Performance art: Limerick circus history exhibition this weekend

Donal O'Regan

Reporter:

Donal O'Regan

Email:

donal.oregan@limerickleader.ie

Performance art: Limerick circus history exhibition this weekend

John McCarthy and family at the back of the circus bar in Cappamore. Many more rare photographs like this will be on display this weekend

TONY McCarthy arrived into the world on February 5, 1966 – the same day his grandfather, John, passed away.

One circus enthusiast died that day, another was born. Tony will honour his Cappamore grandfather’s legacy this weekend with John McCarthy’s Circus Bar exhibition.

“It will be a bar with no beer,” smiles Tony, who is the curator. It will showcase the wonderful and unique collection of Limerick related circus memorabilia, assembled by four generations of the McCarthy family since 1895. It is part of the Circus 250 commemorations and will be officially launched on Friday, March 16 at 6pm in the Limerick Museum. It will be opening specially on Saturday and Sunday, March 17 and 18 from 2pm to 5pm.

The story begins in the 1800s. Born in 1885, John McCarthy grew up in his father, William’s Cappamore pub. 

“John would have travelled miles with the other kids to meet the horse drawn wagons arriving into the village. His father, William, would have let the circus people stay at the back of the pub. That was the circus field. As a child John and his brothers had the wonderful experience of having the circus in their back garden. When they would wake up the circus would be there,” said Tony.

When John was just 10 he started collecting circus photographs and posters.

“That was his interest – it was a great spectacle in a country village when the circus came to town. In later years, at the top of the village, his father set him up in business with another pub that became known as McCarthy’s Circus Bar. All those wonderful photos and posters were on display in the bar. It was well known among the show people. They would give him photographs and posters.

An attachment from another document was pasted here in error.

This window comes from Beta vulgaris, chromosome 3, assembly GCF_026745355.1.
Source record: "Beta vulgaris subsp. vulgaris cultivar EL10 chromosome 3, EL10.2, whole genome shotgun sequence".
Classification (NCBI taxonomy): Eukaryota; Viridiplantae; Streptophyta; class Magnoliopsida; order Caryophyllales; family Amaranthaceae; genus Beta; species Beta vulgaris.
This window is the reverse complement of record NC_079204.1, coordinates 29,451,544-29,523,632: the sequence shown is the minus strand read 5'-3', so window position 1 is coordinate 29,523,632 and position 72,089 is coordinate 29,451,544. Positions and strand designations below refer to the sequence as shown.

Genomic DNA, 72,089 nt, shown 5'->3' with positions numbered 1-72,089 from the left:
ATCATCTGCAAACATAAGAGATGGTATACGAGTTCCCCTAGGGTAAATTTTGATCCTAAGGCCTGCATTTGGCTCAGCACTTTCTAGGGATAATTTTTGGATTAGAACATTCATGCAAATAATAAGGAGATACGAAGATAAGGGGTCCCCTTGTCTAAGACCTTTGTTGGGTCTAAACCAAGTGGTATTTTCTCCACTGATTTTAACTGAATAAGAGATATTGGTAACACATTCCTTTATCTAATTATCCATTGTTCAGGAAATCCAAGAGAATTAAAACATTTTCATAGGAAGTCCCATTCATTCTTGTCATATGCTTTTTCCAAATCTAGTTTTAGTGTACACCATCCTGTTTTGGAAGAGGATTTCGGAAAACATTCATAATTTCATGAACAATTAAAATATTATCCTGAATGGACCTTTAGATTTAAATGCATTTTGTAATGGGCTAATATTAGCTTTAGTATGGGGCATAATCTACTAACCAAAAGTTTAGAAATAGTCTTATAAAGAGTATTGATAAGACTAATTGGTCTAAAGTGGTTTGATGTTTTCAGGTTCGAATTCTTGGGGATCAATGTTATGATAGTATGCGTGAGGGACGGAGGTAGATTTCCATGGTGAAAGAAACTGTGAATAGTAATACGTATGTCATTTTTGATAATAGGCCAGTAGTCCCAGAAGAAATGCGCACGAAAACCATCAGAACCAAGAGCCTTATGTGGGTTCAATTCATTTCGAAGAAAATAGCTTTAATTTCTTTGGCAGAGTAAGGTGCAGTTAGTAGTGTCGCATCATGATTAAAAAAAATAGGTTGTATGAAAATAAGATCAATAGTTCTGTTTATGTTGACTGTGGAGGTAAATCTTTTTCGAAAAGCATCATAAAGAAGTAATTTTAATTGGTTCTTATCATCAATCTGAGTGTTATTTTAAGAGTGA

“At the back of the pub he had these sheds. The circus people would have stored all their equipment there – Fosset’s might leave seating, Duffy’s might leave tents and canvas and collect it later on,” said Tony.

While John McCarthy didn’t know it, he was  actually archiving circus culture and arts for future generations.

John passed his love of the “big top” and all that goes with it onto his sons. Upto 20 circuses travelled around Ireland and when they arrived in your home town or village it was one of the highlights of the year.

“Our earliest photographs go back to 1895 but in the 1940s they brought it to another level completely. His son Michael took wonderful photos of the circus parade and the circus arriving into Cappamore. There are ones with John McCarthy back at the circus bar with his own kids standing on the horse doing tricks.

“In those days the Angelus bells would have rung at noon. Farmers would have downed tools, come into the village and the circus parade would commence with a band leading the artists out in McCarthy’s field and march up through the village.

“It was some spectacle. They would turn around and go back down again through the village.

“This was in the 1940s and 1950s and now roll onto the year 2018 and as part of the Circus 250 celebrations in Limerick city at noon on St Patrick’s Day we will have the crowds on the street watching the grand marshall Marion Fossett leading circus artists and jugglers. And near enough to the parade we will have McCarthy’s Circus Bar in the Limerick Museum opening up again,” said Tony, who also fell in love with the circus from a young age.

Growing up near the Fairgreen in the city he saw Fossett’s circus coming to town and listening to Teddy Fosset and his father talking about the circus in the old days. He took possession of his grandfather’s memorabilia and is now displaying it to one and all.

Admission is free.